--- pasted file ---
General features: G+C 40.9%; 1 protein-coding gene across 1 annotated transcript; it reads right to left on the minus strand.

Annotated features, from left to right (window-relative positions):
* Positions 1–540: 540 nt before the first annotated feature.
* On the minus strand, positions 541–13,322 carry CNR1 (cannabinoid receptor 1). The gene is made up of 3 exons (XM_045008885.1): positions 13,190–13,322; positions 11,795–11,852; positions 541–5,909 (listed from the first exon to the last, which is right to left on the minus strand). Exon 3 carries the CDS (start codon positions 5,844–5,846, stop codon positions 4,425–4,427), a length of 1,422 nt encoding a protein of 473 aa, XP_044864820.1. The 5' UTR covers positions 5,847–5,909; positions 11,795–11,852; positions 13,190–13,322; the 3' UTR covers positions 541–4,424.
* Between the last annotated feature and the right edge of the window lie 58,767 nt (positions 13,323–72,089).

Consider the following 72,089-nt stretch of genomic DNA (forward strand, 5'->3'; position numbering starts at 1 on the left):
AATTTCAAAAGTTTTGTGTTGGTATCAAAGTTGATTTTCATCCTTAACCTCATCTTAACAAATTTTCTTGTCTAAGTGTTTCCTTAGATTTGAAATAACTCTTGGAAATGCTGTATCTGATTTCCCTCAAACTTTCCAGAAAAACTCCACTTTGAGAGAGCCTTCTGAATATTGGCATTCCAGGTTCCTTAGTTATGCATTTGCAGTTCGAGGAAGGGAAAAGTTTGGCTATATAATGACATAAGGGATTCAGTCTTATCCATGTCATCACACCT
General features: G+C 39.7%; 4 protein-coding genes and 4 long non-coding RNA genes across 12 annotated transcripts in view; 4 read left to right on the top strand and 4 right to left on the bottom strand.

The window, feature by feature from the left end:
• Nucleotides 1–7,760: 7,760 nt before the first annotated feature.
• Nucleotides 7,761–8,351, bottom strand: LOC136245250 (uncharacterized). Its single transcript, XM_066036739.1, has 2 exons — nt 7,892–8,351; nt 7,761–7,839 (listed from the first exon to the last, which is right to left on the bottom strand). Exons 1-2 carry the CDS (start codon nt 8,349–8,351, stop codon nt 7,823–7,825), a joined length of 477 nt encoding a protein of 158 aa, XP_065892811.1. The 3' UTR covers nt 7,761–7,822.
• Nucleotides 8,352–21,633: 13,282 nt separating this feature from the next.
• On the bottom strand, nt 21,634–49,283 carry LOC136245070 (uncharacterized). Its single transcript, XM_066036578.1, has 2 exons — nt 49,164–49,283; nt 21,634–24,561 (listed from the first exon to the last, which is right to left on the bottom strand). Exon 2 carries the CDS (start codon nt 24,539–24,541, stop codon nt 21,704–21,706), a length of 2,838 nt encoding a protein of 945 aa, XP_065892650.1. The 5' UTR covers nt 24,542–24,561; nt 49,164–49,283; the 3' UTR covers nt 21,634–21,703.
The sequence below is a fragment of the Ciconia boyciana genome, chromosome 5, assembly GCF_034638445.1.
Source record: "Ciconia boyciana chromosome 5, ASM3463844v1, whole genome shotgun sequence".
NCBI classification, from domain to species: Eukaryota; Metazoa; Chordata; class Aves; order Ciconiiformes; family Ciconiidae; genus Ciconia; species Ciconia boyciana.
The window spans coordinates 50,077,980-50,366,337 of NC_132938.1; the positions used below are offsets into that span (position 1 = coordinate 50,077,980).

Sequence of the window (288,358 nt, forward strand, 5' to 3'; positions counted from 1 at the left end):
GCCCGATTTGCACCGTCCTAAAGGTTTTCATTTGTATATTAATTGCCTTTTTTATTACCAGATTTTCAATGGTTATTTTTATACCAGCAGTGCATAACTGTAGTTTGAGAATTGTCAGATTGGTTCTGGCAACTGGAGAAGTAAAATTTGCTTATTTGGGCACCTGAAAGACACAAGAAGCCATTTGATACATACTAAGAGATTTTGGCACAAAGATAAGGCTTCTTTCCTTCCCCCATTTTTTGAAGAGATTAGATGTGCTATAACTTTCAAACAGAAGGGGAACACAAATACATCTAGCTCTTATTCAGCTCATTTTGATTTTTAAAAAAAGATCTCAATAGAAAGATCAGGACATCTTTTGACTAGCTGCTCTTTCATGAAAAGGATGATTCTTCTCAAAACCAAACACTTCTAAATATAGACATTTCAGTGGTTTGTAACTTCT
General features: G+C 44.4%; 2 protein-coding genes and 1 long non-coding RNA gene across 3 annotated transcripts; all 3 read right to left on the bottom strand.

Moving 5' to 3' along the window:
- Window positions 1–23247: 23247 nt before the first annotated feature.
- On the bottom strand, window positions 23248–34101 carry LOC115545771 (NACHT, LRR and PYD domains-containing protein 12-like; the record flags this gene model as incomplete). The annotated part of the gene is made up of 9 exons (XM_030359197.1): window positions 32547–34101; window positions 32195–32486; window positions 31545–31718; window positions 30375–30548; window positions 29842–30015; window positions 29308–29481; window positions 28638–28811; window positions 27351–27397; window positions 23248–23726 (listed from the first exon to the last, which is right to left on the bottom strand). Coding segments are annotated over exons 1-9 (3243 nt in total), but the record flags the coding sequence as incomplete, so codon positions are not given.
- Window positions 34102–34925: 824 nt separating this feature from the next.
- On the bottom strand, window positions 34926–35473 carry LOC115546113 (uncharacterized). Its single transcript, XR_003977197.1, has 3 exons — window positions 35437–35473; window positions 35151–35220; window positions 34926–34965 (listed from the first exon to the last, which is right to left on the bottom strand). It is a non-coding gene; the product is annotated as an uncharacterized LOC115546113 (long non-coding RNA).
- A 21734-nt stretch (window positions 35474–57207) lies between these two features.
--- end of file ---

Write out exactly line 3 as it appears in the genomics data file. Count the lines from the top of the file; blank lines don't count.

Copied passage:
* Positions 1–540: 540 nt before the first annotated feature.